During a recent interview with John Ireland and Mike Trudell of ESPN LA 710, Los Angeles Lakers star Kobe Bryant stated that he's aiming for a return date between November and December. This comes after Bryant tore his Achilles' tendon in April, which thus projects to be an eight-month recovery.
The question is: How will Bryant's potential return date shape Dwight Howard's decision?
As of July 1, Howard will become an unrestricted free agent and thus be able to join any team that he may choose. While some have speculated that he will, in fact, return to the Lakers, there are no guarantees to be made when it comes to free agency.
Even when it comes to a player choosing the illustrious Lakers over an alternate franchise.
With that being said, Kobe's announced return date could have a more significant impact on D-12's decision than one might believe. While the two may appear to be apples and oranges on the surface, there is a direct correlation.
It all starts with becoming "the man."
Becoming D-12's Team
If Kobe Bryant is to be sidelined until November or December, that leaves the Los Angeles Lakers without their star for training camp and the preseason. In that time, L.A. will likely run their practices in a different manner than they would with Kobe available.
Who should Dwight Howard sign with?
How much better of an opportunity could Dwight Howard receive to prove to his teammates that he can be their franchise player?
Even if Bryant were to return for opening day, Howard would have earned the trust of his teammates on the offensive end of the floor. In turn, the Lakers would be more inclined to run their offense through him and allow Bryant to re-enter as the perimeter force.
Keep in mind, Kobe and Shaquille O'Neal won three titles by running their offense in such a manner.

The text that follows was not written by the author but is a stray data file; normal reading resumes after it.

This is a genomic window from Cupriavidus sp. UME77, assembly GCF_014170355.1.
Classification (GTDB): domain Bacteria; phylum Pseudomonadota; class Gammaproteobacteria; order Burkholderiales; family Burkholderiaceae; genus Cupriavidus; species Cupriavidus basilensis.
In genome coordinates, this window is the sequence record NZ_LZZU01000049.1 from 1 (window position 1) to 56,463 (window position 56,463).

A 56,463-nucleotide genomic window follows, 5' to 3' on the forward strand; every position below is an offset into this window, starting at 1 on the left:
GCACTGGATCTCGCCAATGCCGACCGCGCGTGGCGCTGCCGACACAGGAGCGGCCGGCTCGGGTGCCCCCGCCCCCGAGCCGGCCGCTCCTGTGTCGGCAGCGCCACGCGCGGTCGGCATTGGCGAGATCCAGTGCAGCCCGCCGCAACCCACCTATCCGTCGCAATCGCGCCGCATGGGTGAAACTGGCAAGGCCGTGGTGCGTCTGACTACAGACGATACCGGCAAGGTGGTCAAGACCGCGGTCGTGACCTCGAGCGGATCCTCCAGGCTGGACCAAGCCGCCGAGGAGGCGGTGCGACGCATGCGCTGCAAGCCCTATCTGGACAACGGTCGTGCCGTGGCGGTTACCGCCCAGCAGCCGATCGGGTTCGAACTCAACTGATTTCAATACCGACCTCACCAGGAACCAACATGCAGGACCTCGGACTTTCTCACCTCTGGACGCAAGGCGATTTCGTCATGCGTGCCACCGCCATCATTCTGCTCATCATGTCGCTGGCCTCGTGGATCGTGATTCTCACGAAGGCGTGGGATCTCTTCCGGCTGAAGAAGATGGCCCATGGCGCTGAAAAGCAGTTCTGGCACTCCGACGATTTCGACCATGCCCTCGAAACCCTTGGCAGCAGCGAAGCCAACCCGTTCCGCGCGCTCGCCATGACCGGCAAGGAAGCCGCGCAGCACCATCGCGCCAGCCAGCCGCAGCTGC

This is not the same guarantee that another franchise could give Howard, but no team can offer him as much money or as many years on a contract. Furthermore, no other team in the NBA—sans the Boston Celtics, for basketball purists—has the allure of the Lakers.
Being the man in Los Angeles is quite the attractive opportunity—Howard has that chance with Kobe injured.
Returning to the Rotation
The question that instantly comes to mind is what will come of Dwight Howard once Kobe Bryant does return to the starting lineup. While D-12 may be the league's most decorated center, Kobe is a first-ballot Hall of Famer and a member of the hypothetical all-time All-NBA teams.
When you're returning from an injury as severe as a torn Achilles', however, there is a transition process—regardless of whom you may be.
If there's any form of sense in Tinseltown, the Lakers will refrain from running an uptempo offense early in the season. Instead, they'll capitalize on the presence of their two elite big men and let Steve Nash create looks for Bryant and the perimeter players.
Once Kobe does re-establish his ball-handling dominance, Howard will have been granted the opportunity necessary to command touches on a consistent basis. It's then that L.A. will truly run their offense through the combination of D-12 and Bryant.
Per the previously alluded to interview, Bryant does want Howard to remain in town.
"It's not like you have guys like Dwight Howard just walking around every day," Bryant said. "Those guys are hard to find. They don't grow on trees. I think when you have somebody like that, with his talent level, you have to, you have to be able to keep him and lock him in with this franchise, and with the history that this franchise has of having great centers, this would, in my opinion, be the perfect spot for him."
Indeed it would.
At the end of the day, Bryant's reign in Los Angeles is relatively limited due to his age and the severity of this injury. Even if he is the most productive shooting guard in the NBA—Kobe led all players at his position in scoring, rebounds and assists—he's also 34 years old.
Howard has the opportunity to begin his path as a Lakers legend as soon as the 2013-14 season—the silver lining to a devastating Achilles' injury sustained by Kobe Bryant.